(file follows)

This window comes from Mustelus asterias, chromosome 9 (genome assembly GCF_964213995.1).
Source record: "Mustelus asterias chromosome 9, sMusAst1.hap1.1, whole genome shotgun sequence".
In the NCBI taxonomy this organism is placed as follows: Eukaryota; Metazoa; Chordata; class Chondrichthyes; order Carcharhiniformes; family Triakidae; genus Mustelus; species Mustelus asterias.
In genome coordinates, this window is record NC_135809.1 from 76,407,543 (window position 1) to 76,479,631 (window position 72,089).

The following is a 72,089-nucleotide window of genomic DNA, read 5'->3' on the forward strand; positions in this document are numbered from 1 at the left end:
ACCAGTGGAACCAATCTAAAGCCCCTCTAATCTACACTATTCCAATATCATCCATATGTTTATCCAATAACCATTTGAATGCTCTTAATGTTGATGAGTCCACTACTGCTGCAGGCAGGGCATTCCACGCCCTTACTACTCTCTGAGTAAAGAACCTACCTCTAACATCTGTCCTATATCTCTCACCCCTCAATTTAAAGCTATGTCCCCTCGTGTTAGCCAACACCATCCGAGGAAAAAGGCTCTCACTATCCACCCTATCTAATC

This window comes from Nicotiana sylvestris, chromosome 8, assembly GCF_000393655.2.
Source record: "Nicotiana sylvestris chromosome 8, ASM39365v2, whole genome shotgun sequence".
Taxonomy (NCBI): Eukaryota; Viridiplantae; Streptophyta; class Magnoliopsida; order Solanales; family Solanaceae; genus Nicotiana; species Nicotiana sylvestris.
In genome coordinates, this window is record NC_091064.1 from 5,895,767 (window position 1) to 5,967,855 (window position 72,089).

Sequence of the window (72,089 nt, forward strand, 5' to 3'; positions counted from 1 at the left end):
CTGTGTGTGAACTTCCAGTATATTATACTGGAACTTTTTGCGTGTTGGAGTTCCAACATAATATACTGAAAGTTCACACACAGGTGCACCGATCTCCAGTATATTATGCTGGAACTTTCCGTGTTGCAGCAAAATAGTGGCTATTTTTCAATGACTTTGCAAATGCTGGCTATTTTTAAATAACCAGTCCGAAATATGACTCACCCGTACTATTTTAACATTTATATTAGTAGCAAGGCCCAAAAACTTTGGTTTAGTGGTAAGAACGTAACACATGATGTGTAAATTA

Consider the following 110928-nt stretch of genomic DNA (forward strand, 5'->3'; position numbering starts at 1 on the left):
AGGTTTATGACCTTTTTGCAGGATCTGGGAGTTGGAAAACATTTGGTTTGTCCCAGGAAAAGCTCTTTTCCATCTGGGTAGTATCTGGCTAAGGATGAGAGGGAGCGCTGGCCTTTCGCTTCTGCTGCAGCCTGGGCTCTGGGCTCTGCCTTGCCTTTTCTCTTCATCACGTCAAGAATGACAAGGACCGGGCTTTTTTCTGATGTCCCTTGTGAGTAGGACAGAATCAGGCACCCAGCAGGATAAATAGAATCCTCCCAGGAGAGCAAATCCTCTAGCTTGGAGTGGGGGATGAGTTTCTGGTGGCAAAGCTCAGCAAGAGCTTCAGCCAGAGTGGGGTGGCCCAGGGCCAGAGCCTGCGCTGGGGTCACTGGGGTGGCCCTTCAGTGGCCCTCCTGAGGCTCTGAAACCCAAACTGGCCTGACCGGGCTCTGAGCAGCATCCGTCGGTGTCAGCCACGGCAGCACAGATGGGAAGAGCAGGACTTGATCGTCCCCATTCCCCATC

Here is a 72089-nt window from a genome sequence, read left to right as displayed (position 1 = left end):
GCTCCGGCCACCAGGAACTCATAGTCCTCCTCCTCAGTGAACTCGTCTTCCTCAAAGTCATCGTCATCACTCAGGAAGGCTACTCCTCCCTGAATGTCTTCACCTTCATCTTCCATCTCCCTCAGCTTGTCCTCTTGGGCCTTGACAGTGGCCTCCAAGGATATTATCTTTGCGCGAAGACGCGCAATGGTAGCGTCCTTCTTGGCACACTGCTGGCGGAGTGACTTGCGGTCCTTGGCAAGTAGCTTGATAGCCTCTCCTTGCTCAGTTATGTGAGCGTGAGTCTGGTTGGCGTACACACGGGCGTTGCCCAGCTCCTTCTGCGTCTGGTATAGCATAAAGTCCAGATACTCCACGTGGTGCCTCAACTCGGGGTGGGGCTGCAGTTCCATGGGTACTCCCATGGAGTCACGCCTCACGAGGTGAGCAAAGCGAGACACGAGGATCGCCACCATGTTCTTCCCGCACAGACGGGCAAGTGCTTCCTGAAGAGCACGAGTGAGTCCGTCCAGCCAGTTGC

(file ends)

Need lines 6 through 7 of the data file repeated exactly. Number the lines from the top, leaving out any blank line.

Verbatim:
ACCAGTGGAACCAATCTAAAGCCCCTCTAATCTACACTATTCCAATATCATCCATATGTTTATCCAATAACCATTTGAATGCTCTTAATGTTGATGAGTCCACTACTGCTGCAGGCAGGGCATTCCACGCCCTTACTACTCTCTGAGTAAAGAACCTACCTCTAACATCTGTCCTATATCTCTCACCCCTCAATTTAAAGCTATGTCCCCTCGTGTTAGCCAACACCATCCGAGGAAAAAGGCTCTCACTATCCACCCTATCTAATC

This window comes from Nicotiana sylvestris, chromosome 8, assembly GCF_000393655.2.